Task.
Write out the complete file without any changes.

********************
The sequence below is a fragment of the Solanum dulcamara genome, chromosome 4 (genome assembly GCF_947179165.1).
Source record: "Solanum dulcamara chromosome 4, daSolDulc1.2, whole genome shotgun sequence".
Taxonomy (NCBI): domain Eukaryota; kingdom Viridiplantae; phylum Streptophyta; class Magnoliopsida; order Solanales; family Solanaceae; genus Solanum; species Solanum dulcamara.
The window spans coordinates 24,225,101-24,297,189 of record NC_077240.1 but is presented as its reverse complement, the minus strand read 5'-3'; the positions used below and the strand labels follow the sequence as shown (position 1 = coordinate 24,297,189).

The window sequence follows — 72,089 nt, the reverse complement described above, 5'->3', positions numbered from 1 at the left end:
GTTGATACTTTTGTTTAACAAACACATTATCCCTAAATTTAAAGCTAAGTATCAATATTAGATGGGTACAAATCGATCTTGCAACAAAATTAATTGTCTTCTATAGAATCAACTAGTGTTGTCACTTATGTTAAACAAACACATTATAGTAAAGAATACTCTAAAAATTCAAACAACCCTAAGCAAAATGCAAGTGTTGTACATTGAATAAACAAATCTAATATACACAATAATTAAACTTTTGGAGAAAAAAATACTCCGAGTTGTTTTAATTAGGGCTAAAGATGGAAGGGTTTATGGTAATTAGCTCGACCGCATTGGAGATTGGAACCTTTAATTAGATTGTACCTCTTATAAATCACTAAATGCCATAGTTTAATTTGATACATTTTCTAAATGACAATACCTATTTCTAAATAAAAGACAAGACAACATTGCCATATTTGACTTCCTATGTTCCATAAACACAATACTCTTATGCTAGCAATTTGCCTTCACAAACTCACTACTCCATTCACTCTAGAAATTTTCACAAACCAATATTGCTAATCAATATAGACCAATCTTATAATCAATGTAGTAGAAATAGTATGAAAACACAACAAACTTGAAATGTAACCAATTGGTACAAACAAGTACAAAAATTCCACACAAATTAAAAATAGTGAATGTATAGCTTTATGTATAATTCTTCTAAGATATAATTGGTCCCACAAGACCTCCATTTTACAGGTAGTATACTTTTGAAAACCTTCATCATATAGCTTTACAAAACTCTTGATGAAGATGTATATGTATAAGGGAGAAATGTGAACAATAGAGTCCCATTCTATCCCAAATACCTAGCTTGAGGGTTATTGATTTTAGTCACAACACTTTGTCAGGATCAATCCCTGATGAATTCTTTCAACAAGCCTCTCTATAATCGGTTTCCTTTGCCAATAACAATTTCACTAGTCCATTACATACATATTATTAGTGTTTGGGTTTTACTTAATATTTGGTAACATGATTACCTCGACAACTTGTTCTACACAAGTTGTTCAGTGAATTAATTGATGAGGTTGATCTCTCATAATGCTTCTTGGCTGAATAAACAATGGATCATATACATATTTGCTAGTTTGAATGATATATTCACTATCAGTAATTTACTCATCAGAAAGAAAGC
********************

The sequence below is a fragment of the Solanum dulcamara genome, chromosome 4 (genome assembly GCF_947179165.1).
Source record: "Solanum dulcamara chromosome 4, daSolDulc1.2, whole genome shotgun sequence".
Taxonomy (NCBI): domain Eukaryota; kingdom Viridiplantae; phylum Streptophyta; class Magnoliopsida; order Solanales; family Solanaceae; genus Solanum; species Solanum dulcamara.
The window spans coordinates 24,225,101-24,297,189 of record NC_077240.1 but is presented as its reverse complement, the minus strand read 5'-3'; the positions used below and the strand labels follow the sequence as shown (position 1 = coordinate 24,297,189).

The window sequence follows — 72,089 nt, the reverse complement described above, 5'->3', positions numbered from 1 at the left end:
GTTGATACTTTTGTTTAACAAACACATTATCCCTAAATTTAAAGCTAAGTATCAATATTAGATGGGTACAAATCGATCTTGCAACAAAATTAATTGTCTTCTATAGAATCAACTAGTGTTGTCACTTATGTTAAACAAACACATTATAGTAAAGAATACTCTAAAAATTCAAACAACCCTAAGCAAAATGCAAGTGTTGTACATTGAATAAACAAATCTAATATACACAATAATTAAACTTTTGGAGAAAAAAATACTCCGAGTTGTTTTAATTAGGGCTAAAGATGGAAGGGTTTATGGTAATTAGCTCGACCGCATTGGAGATTGGAACCTTTAATTAGATTGTACCTCTTATAAATCACTAAATGCCATAGTTTAATTTGATACATTTTCTAAATGACAATACCTATTTCTAAATAAAAGACAAGACAACATTGCCATATTTGACTTCCTATGTTCCATAAACACAATACTCTTATGCTAGCAATTTGCCTTCACAAACTCACTACTCCATTCACTCTAGAAATTTTCACAAACCAATATTGCTAATCAATATAGACCAATCTTATAATCAATGTAGTAGAAATAGTATGAAAACACAACAAACTTGAAATGTAACCAATTGGTACAAACAAGTACAAAAATTCCACACAAATTAAAAATAGTGAATGTATAGCTTTATGTATAATTCTTCTAAGATATAATTGGTCCCACAAGACCTCCATTTTACAGGTAGTATACTTTTGAAAACCTTCATCATATAGCTTTACAAAACTCTTGATGAAGATGTATATGTATAAGGGAGAAATGTGAACAATAGAGTCCCATTCTATCCCAAATACCTAGCTTGAGGGTTATTGATTTTAGTCACAACACTTTGTCAGGATCAATCCCTGATGAATTCTTTCAACAAGCCTCTCTATAATCGGTTTCCTTTGCCAATAACAATTTCACTAGTCCATTACATACATATTATTAGTGTTTGGGTTTTACTTAATATTTGGTAACATGATTACCTCGACAACTTGTTCTACACAAGTTGTTCAGTGAATTAATTGATGAGGTTGATCTCTCATAATGCTTCTTGGCTGAATAAACAATGGATCATATACATATTTGCTAGTTTGAATGATATATTCACTATCAGTAATTTACTCATCAGAAAGAAAGC